The Decompensating Pediatric Inpatient Simulation Scenarios, 2010 George Washington University
The Decompensating Pediatric Inpatient Simulation Scenarios, Aisha Davis, Pavan P. Zaveri
Introduction: In July of 2009, Children’s National Medical Center (CNMC) Hospitalist and Emergency Department (ED) educators collaborated to create and implement unique simulation scenarios for trainees rotating on the pediatric hospitalist teams. The goal of this educational intervention is to teach and allow rehearsal of an approach to the unstable patient across three scenarios. Trainees use this high-fidelity, low-risksimulation to apply targeted clinical reasoning and their initial assessment and management strategies to core clinical problems. The three scenarios included in this resource cover altered mental status and seizure, respiratory distress and anaphylaxis, and refractory status asthmaticus, respectively.
Narrative Reflection In The Family Medicine Clerkship-Cultural Competence In The Third Year Required Clerkships, 2010 University of Southern California
Narrative Reflection In The Family Medicine Clerkship-Cultural Competence In The Third Year Required Clerkships, Donna Elliott, Pamela Schaff, Theresa Woehrle, Anne Walsh, Janet Trial
Physician Assistant Studies Faculty Articles and Research
This resource cultivates effective cross-cultural communication skills, which requires an understanding of culture that includes both the physician's and the patient's perspectives. Building on a foundation of cultural awareness, knowledge, and skills students have acquired during the preclinical curriculum, this exercise provides an opportunity for students to continue to refine their narrative reflection skills as they interact with patients in the clinical setting. During the family medicine clerkship, students participate in learning activities that provide the opportunity to explore the rich opportunities of thoughtful reflection and narrative practice. Students also participate in a formative narrative reflection exercise during ...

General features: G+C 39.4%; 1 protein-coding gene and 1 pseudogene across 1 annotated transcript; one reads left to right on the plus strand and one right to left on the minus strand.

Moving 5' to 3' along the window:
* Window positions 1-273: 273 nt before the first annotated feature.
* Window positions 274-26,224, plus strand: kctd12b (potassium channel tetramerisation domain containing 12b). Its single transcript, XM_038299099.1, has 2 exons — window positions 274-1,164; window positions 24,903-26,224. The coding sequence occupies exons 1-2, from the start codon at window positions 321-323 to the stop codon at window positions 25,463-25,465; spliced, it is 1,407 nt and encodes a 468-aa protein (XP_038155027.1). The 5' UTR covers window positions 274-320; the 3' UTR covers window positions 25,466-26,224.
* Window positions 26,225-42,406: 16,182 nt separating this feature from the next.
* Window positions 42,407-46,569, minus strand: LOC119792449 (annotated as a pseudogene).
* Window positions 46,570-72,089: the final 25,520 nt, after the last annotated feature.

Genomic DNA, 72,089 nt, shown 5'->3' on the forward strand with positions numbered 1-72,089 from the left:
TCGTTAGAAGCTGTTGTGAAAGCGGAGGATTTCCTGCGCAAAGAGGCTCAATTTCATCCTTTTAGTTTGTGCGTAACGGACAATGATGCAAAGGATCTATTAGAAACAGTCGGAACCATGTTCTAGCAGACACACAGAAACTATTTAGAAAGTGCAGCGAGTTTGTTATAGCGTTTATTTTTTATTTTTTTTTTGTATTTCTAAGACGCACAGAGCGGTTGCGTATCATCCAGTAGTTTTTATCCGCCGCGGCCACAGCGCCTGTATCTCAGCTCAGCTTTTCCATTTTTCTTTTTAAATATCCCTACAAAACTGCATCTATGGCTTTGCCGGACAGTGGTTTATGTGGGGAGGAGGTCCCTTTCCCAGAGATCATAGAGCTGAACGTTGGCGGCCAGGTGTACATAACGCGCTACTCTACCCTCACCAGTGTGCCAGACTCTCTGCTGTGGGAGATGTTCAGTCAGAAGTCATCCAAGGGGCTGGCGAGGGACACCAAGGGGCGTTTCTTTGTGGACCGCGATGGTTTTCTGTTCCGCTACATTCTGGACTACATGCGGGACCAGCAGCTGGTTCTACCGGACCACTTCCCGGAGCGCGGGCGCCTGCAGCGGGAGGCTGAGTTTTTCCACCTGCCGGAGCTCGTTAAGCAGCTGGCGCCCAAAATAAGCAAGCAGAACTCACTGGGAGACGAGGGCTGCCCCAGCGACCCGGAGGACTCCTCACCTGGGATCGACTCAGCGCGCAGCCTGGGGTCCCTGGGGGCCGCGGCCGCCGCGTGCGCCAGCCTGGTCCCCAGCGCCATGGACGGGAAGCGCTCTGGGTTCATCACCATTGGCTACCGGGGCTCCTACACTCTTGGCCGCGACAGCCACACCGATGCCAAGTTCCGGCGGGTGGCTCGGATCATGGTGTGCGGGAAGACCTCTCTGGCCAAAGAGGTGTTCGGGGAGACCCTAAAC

The Narrative Exercise: Introduction To Therapeutic Communication In The Psychiatry Clerkship, 2010 University of Rochester
The Narrative Exercise: Introduction To Therapeutic Communication In The Psychiatry Clerkship, David A. Garrison, Julia Frank
Introduction: In medical school, much time is devoted to teaching students to elicit disease-centered histories from their patients. The narrative exercise supplements this traditional focus by requiring students to develop a person-centered narrative for one patient under their care. While the ultimate test of a diagnosis is the verification of the diagnosis by tests or treatment outcome, the ultimate test of a patient-centered narrative is whether the patient accepts it as a legitimate characterization of his or her experience.
Methods: The psychiatry clerkship directors at the University of Rochester School of Medicine and George Washington University School of Medicine have ...